Brokers are driving competition in the mortgages sector and changing the composition of Australia’s loan books compared with historical trends, according to Lendi Group.
David Hyman, the CEO of the recently merged Lendi Group, appeared before the House of Representatives standing committee on economics for its review of Australia’s four major banks and other financial institutions yesterday (29 July), where he was asked about the level of competition in the Australian financial market.
Liberal MP and member for Mackellar Jason Falinski cited an observation made in the banking royal commission that due to regulation, the Australian financial market has become “quite ossified”, and that there is the “appearance of competition without there actually being competition”, and asked for Mr Hyman’s view on this position.
Commenting specifically on the mortgages sector, Mr Hyman stated that the the big four banks are a “very competitive” section of the market, with Macquarie Bank also “giving them a serious run for their money in terms of growth and market share growth”.
Mr Hyman also pointed out that regional mutual lenders have rebranded to banks, which has provided them with an opportunity to target a customer base on a national scale - which has also provided competition.
However, he emphasised that the broker channel was paramount to providing competition and choice to Australian borrowers.
In the mortgage broker channel (where 60 per cent of all home loans are originated), My Hyman said that competition is “alive and well”.
“When we look at the broker space… there’s a number of broker [groups] that publish some of this data externally,” Mr Hyman explained.
“You actually see the makeup of the customer is quite different to if you compare that to APRA’s (Australian Prudential Regulation Authority) view of the historical loan books.
“What it actually tells us, anyway, is that competition - as it relates to the mortgage broker space - is alive and well. It’s actually driving different outcomes in terms of the future state of the nation’s loan book, so to speak, and where that lands vis-à-vis what that’s looked like historically.”
Questioning Mr Hyman on the role of brokers in deciphering complex information in the mortgages process, Mr Falinski referred to the banking royal commission interim report released in 2018 and mentioned that there are over 4,000 mortgage products available in the market “which has created this giant market sludge that can only be penetrated by brokers who work in the sector on a full-time basis”.
Mr Hyman agreed that this was a fair assessment of the role a broker plays, adding that their role is to wade through the complex information and products for the benefit of the client.
“Talking selfishly, from our perspective, one of the drivers for us to build the Lendi platform initially was exactly that reason: it’s complicated, it’s time-consuming, and it’s confusing, and technology allows you to make it easier for customers and brokers through that process,” he said, highlighting that this professional ability to navigate the myriad options available for consumers was a core value proposition of the broking industry.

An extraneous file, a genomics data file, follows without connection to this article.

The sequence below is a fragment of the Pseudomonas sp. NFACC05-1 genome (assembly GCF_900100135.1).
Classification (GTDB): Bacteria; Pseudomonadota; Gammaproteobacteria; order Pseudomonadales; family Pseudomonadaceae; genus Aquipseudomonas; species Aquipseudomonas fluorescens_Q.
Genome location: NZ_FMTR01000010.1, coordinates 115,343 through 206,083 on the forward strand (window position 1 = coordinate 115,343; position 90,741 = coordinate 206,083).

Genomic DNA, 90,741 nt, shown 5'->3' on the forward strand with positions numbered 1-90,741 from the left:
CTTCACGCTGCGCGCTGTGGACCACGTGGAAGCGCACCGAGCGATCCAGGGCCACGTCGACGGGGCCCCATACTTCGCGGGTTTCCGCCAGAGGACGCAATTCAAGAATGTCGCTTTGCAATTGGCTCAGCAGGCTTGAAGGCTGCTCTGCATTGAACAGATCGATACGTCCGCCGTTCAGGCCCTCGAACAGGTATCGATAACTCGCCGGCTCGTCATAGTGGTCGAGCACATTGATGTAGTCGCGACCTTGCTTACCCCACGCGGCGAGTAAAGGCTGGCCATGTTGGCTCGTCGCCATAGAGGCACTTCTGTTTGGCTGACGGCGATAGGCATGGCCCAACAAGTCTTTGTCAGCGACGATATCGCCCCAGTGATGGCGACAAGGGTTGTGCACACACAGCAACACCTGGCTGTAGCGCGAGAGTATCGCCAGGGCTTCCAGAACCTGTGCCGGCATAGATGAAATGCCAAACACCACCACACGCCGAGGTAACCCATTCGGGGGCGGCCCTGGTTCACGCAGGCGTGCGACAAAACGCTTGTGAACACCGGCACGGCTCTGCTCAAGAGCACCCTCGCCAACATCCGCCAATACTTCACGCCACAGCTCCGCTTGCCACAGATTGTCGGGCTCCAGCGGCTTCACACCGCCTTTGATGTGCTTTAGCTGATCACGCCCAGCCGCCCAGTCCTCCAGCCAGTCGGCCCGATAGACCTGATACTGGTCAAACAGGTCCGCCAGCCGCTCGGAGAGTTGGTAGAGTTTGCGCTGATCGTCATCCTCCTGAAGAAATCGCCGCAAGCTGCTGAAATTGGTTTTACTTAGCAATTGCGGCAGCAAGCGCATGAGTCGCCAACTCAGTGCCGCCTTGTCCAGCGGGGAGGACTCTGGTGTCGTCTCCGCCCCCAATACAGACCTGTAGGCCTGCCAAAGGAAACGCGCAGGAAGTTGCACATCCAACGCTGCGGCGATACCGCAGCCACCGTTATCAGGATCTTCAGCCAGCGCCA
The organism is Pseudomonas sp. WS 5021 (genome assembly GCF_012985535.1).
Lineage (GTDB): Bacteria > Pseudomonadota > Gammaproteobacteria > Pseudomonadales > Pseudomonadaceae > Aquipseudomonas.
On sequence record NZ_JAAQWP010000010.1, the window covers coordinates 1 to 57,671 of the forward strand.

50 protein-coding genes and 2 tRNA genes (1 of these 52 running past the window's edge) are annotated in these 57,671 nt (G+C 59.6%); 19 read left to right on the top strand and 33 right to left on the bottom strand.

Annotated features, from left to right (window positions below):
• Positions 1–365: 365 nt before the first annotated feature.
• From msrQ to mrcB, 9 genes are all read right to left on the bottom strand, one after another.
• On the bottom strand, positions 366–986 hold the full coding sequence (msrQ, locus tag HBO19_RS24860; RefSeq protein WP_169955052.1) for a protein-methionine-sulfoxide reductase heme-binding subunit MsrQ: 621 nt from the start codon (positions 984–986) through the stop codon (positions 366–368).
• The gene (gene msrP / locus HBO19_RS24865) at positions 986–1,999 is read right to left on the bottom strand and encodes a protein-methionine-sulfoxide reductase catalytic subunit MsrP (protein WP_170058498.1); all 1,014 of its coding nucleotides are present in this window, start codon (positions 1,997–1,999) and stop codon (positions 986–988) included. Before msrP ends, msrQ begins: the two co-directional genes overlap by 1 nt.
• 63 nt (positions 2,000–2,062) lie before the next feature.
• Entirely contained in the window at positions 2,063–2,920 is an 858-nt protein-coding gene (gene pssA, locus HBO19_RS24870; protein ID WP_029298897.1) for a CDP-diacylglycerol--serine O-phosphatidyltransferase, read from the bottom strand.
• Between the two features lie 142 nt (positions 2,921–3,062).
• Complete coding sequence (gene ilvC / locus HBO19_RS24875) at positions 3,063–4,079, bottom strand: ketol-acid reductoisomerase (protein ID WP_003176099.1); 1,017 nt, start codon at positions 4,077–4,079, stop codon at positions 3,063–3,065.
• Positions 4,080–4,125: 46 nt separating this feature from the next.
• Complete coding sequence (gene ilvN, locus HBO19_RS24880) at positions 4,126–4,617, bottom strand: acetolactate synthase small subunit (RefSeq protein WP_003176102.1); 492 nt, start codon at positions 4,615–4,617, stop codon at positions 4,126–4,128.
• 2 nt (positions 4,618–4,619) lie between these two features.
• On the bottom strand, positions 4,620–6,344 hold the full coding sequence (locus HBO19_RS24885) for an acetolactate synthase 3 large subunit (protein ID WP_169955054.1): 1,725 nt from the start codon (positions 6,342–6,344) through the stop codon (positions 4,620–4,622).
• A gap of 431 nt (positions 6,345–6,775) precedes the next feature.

Slow turnaround times do not exclude lenders
The standing committee also raised the issue of the significant disparity in mortgage approval times between the proprietary channel and the mortgage broker channel.
Deputy chair of the standing committee on economics and Labor MP Dr Andrew Leigh (member for Fenner) asked Mr Hyman if his group would eliminate certain lenders from their panel if “they’re too slow”.
Mr Hyman responded that this would not necessarily result in lenders being completely excluded as a choice for broker clients, but noted that it would weigh into a client’s decision-making process when considering broker recommendations.
He said: “If you’ve got an option to go with two banks with a very, very similar product (for example, fees and features), most of the time that customer is going to go with the bank that’s going to give them the answer quicker.
“So, it really depends on the customer’s circumstances at the end of the day.”
Commenting on the lagging lender turnaround times in general terms, Mr Hyman said that the most significant challenge has been channel conflict, with customers who approach lenders directly experiencing shorter loan approval times compared with the broker channel.
“If you put a customer hat on, in that light, it ultimately means waiting longer for the approval [through the broker channel],” Mr Hyman said.
The latest data from Momentum Intelligence’s Broker Pulse report revealed that brokers had been experiencing marginal improvement in turnaround times during June.
The average time to initial credit decision across all lenders was at an average of 9.2 business days in June 2021, down from 10.3 days in May and 11.5 days in April.
[Related: Lendi lays out post-merger strategy]
Malavika Santhebennur is the features editor on the mortgages titles at Momentum Media.
Before joining the team in 2019, Malavika held roles with Money Management and Benchmark Media. She has been writing about financial services for the past six years.
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